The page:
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Last updated: March 5, 2024

Hot Car Safety Facts and Statistics

Children are especially at risk of dying in hot cars as they heat up three to five times faster than adults.

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You know that feeling when you open your car door on a sweltering summer day only to enter what feels like an oven? Now imagine being trapped in there with no way to escape. While most adults would be able to get out of the vehicle easily, so long as they’re conscious, many children, younger kids in particular, aren’t so lucky. In 2022, 33 children died of pediatric vehicular heatstroke (PVH) after being left in hot cars.

The good news is that PVH deaths are entirely preventable and require one thing: never leaving your kid alone in a car, no matter the outside temperature or how long you’ll be gone.

Hot Car Safety Facts

Here’s what you need to know to prevent PVH, which is completely under your control.

How People Die From Heatstroke

If someone’s core body temperature gets too high, measuring 104 degrees Fahrenheit or more, they risk overwhelming their thermoregulatory system. If their body temperature reaches 107F, it results in death from heatstroke.

People may think leaving someone in a car couldn’t possibly result in heatstroke. But in just 10 minutes, a car can increase in temperature by as much as 20F (and rolling down the window makes no difference).

This is true even if you’re parked in shady areas or when the outside temperature is 80F or less. An 80 percent of the temperature increase can occur in the first 10 minutes, so leaving your child in a hot vehicle for even a few minutes can be lethal.

Risk Factors

The majority of PVH deaths occur when a parent or caregiver forgets a child is in the car and leaves them locked inside alone; this is also known as “forgotten baby syndrome.” However, sometimes, children let themselves into cars and, sometimes, caregivers think it’s OK to leave kids in cars unattended and do so purposely. The below data from the United States Department of Transportation shows the most common causes of PVH deaths.1

Percentage of all pediatric vehicular heatstroke deaths 1998 to 2022


Just as there are auto insurance myths, there are myths surrounding hot car safety, as well. Let’s start debunking:

  • It’s OK to leave kids in a car for a short period of time: You may not think running into a store for a few minutes while your toddler is in the car’s backseat is a big deal. However, children’s body temperatures rise three to five times faster than adults, making every minute count.
  • It’s fine to leave kids in the car if it’s not hot out: Even if it’s only 70F outside, a car’s internal temperature can reach over 115F. Although most PVH deaths occur in the summer, they’re possible in any temperature 57F or warmer.
  • It’s impossible to forget that kids are in the car: Child care is difficult. Parents are tired, distracted and stressed out, making it entirely possible to forget that their kids are in the car. Especially with rear-facing car seats or sleeping children, it’s a mistake many parents have made, unfortunately. Most parents who forget their kids are in the cars first forget to drop them off at preschool or day care and these incidents are most likely to occur on Thursdays and Fridays, at the end of the long workweek.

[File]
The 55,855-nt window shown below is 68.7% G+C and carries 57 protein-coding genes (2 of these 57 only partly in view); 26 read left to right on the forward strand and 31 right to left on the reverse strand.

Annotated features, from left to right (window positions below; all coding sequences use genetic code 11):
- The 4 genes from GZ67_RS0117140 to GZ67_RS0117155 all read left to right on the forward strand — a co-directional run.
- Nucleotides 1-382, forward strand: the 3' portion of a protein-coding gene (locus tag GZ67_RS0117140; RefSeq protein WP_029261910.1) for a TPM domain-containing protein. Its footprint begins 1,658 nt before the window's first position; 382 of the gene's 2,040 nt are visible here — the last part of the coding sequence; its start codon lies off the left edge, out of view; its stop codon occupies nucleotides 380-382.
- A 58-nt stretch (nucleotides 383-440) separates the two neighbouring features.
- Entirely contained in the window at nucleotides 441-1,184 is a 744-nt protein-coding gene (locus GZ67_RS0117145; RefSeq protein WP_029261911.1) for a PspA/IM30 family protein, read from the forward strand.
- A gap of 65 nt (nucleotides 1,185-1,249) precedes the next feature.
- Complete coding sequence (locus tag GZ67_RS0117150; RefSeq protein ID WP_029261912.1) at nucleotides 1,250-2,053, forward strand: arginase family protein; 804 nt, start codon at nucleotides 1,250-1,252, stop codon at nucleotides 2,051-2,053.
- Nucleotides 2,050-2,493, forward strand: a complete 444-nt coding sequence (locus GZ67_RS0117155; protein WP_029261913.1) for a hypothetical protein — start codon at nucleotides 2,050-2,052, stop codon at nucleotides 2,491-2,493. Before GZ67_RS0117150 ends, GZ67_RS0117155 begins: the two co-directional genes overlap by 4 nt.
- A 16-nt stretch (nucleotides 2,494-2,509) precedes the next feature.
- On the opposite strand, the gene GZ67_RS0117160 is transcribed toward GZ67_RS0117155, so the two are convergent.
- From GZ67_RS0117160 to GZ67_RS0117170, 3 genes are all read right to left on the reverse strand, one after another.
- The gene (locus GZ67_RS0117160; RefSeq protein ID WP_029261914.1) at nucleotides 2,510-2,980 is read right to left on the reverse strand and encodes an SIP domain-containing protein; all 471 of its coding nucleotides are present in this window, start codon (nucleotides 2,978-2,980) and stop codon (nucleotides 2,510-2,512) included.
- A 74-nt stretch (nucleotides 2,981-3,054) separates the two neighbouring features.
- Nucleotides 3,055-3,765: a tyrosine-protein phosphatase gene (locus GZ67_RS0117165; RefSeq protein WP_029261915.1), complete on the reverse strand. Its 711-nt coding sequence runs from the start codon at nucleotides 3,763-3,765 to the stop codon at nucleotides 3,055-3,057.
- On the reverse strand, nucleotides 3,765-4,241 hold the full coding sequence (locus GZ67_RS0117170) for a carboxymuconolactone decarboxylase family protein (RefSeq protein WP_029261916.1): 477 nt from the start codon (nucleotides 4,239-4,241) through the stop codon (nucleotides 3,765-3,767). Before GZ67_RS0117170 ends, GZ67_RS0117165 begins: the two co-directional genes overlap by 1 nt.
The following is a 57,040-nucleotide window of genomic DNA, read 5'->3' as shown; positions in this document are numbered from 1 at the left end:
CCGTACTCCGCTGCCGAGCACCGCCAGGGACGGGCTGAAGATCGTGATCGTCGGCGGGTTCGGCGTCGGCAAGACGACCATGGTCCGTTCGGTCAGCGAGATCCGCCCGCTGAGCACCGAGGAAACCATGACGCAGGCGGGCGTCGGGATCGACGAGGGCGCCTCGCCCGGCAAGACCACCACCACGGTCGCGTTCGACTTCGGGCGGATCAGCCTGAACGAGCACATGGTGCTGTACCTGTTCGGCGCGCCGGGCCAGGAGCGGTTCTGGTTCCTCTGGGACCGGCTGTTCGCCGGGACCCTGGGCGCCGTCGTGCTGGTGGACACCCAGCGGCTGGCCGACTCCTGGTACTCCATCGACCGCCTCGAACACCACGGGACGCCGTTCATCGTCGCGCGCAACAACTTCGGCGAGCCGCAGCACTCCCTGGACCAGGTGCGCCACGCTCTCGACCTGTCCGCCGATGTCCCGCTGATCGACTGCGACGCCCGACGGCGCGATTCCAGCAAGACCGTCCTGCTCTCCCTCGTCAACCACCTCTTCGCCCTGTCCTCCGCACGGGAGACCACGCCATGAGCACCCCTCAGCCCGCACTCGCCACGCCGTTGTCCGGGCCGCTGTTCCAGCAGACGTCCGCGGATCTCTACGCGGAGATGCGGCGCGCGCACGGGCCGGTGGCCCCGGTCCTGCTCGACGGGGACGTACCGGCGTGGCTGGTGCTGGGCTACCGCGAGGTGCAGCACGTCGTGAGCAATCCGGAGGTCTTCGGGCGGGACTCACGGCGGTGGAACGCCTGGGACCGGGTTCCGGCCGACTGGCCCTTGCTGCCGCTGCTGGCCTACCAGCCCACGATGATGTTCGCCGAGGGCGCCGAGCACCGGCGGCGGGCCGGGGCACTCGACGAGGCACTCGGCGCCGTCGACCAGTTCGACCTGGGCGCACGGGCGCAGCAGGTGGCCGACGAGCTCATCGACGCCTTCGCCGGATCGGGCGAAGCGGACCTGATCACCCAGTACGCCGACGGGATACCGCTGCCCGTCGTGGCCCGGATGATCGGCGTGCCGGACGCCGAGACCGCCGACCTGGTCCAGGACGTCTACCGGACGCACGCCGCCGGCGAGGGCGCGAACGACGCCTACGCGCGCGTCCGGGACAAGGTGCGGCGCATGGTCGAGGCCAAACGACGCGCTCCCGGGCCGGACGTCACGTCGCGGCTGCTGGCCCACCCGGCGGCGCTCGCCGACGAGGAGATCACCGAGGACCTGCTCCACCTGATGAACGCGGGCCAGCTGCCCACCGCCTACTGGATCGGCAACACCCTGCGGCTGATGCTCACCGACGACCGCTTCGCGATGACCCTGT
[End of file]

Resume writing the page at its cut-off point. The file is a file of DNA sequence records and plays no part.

• Your car is light-colored and, therefore, will remain cool: It’s true that cars with darker colors absorb more light, making them heat up faster than cars painted with lighter colors that reflect light. For example, white and silver cars reflect about 60 percent of sunlight, staying cooler than dark cars. That said, you shouldn’t leave your kid in any vehicle unattended, even if it’s light-colored.2
  • Kids cannot access cars on their own: If you leave the keys out and the children unattended, your kids can access cars on their own and get stuck in them. This cause of PVH deaths is most likely to occur on Sundays.
  • You can leave your kids in the car if your windows are down: Unfortunately, rolling down your window won’t slow the heating process or decrease the temperature.3

Good Samaritan Laws by State

Every state and Washington, D.C., has some form of Good Samaritan law, which applies to people voluntarily helping others in emergencies and protecting these volunteers from being sued in civil court for damages, injuries and deaths. In the case of leaving kids in a hot car, a Good Samaritan would either break the window, try to find the parent or call the police to save the child from a PVH death. For Good Samaritan laws to apply, however, the following circumstances are required:

  • It must be an emergency.
  • The help must be voluntary.
  • The victim consented to care if they are conscious and responsive. If the victim is unconscious and unresponsive, there is “implied consent” that allows for someone to help.4
  • The care is free.
  • The care is performed “in good faith.”
  • The care is not gross negligence or willful misconduct, which we’ll define more below. However, it can be ordinary negligence, meaning the person tried but did not perform as a reasonable healthcare provider would.

Good Samaritan laws would not apply if:

  • There is gross negligence, meaning the person did not follow the accepted standard of care and actions were “willful, wanton or even malicious.”
  • It was not an emergency.
  • The victim was responsive and did not consent to care.
  • The person charged for their care.
  • The care occurred in a hospital, clinic or doctor’s office (however, in Colorado, doctors in hospitals are protected as long as the care was performed outside of their normal scope of responsibilities, they had no duty to respond and they weren’t paid to respond).

In Rhode Island, Vermont and Minnesota, there are duty-to-act laws, where you are legally required to provide assistance to a person who needs emergency medical treatment.5

Good Samaritan laws allow people to save children from unnecessary PHV deaths without the risk of getting sued. However, the best way to save children from these deaths is for no one to leave them in hot cars in the first place.

How to Prevent Hot Car Deaths

Here are the best ways to prevent PHV deaths, according to the National Highway Traffic Safety Administration (NHTSA):

  1. Don’t leave your kids in a car unattended, even for a few minutes.